Free Boundary Problems (S. Salsa, N. Soave, G. Verzini)

Free boundary problems (FBP) appear in many areas of mathematics and science in general. Typical steady state examples are constrained energy minimization like obstacle problems, optimal insulation, minimal capacity potential at prescribed volume, FBP arising from variational or quasivariational inequalities, optimal partition problems. Model problems for evolution or moving FBP are the Stefan problem and its variations (e.g. melting of ice or phase transitions in general), seepage through porous media, oxygen diffusion with sorption, flame propagation, flows in jets or cavitations.

An important source of problems involving FBP can be found as limits of models where two or more densities sharing the same support are subject to a strong competition which forces the formation of a segregated pattern: this kind of segregation phenomena appear in stationary as well as in evolutionary context, e.g. in models with strong competition in population dynamics or phase separation in Bose-Einstein condensates in quantum mechanics. The strong competition models are not only interesting by themselves, by they are also useful as they can be used as relaxed, regularized versions of corresponding optimal partition problems.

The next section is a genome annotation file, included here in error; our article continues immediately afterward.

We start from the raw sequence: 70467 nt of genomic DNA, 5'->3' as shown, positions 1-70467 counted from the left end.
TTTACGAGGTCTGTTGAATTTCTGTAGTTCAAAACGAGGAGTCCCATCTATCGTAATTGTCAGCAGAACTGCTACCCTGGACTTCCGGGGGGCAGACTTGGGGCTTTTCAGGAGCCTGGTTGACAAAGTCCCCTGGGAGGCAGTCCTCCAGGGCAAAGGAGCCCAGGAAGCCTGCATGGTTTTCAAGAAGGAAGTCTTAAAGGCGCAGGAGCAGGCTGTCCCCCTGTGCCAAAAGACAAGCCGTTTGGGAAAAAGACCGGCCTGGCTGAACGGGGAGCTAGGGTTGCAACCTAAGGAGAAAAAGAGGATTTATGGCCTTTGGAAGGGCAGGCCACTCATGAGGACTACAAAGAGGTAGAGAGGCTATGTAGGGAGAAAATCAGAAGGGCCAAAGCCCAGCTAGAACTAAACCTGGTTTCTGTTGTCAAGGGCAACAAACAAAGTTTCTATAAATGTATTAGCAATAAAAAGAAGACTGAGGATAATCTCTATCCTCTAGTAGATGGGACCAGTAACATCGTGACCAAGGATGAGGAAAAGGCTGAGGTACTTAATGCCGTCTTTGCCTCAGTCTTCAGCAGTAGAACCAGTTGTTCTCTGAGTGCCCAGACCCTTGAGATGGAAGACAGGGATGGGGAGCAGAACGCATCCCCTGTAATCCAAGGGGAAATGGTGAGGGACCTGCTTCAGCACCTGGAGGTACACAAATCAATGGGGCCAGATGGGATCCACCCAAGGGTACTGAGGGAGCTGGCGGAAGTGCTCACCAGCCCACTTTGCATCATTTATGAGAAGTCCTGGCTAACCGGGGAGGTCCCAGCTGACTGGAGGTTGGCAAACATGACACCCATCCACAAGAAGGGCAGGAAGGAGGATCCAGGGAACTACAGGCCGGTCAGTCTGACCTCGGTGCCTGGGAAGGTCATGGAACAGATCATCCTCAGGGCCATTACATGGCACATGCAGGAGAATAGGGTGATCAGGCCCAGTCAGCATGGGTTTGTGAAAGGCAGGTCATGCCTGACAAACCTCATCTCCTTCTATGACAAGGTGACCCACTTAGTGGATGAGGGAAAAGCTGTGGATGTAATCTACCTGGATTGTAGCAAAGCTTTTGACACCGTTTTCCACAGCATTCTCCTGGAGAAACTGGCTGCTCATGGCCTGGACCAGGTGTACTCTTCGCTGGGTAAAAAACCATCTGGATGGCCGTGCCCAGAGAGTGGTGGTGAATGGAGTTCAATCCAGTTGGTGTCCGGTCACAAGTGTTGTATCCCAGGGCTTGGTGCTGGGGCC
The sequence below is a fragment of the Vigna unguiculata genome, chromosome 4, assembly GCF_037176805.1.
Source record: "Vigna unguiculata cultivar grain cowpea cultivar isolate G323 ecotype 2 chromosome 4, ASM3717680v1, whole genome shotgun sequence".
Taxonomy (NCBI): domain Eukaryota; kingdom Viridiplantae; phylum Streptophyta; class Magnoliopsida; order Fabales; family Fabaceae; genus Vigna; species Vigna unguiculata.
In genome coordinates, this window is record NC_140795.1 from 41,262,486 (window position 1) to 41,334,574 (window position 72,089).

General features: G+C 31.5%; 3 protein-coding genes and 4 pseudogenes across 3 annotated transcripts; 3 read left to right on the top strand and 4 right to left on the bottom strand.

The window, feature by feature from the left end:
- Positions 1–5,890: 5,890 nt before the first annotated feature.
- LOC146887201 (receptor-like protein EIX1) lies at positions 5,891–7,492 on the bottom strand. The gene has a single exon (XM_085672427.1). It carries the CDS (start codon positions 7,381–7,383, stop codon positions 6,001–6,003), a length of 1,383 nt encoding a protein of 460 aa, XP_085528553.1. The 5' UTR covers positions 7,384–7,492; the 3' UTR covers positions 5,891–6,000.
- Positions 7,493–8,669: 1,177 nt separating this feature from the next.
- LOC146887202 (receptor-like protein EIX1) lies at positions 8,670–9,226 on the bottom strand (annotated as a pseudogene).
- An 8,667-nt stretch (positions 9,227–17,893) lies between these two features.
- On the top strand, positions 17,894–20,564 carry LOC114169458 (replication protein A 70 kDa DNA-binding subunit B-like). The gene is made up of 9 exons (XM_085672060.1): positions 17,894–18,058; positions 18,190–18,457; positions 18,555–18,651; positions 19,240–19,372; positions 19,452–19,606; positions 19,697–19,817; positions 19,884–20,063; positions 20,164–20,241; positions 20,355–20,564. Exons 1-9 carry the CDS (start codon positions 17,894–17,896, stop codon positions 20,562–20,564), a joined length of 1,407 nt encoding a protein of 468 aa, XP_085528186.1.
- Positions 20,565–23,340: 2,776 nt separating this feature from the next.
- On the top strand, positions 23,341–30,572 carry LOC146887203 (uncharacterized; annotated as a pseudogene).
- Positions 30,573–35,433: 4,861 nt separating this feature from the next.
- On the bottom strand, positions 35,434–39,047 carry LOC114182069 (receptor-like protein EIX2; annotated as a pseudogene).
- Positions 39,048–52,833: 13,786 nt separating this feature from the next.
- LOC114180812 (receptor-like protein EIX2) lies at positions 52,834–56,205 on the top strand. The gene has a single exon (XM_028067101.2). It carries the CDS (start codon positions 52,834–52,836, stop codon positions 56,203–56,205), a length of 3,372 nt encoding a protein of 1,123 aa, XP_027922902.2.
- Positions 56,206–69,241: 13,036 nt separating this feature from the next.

In a FBP a solution of a governing boundary value problem (BPV) has to be constructed in a domain whose boundary is not completely known. Thus, the interphase, or free boundary, is part of the unknown. Typical results of interest are: existence and qualitative properties of solutions exhibiting particular patterns, regularity of the solutions of the BVP, regularity of the free boundary, asymptotic estimates as either the competition parameter or the number of densities goes to infinity (hexagonal conjecture for optimal partitions in many subsets). This gives rise to a regularity theory which has been developed during the last three decades. Part of it is due to members of our research group and still leaves many important open questions.

Politecnico di Milano - Dipartimento di Matematica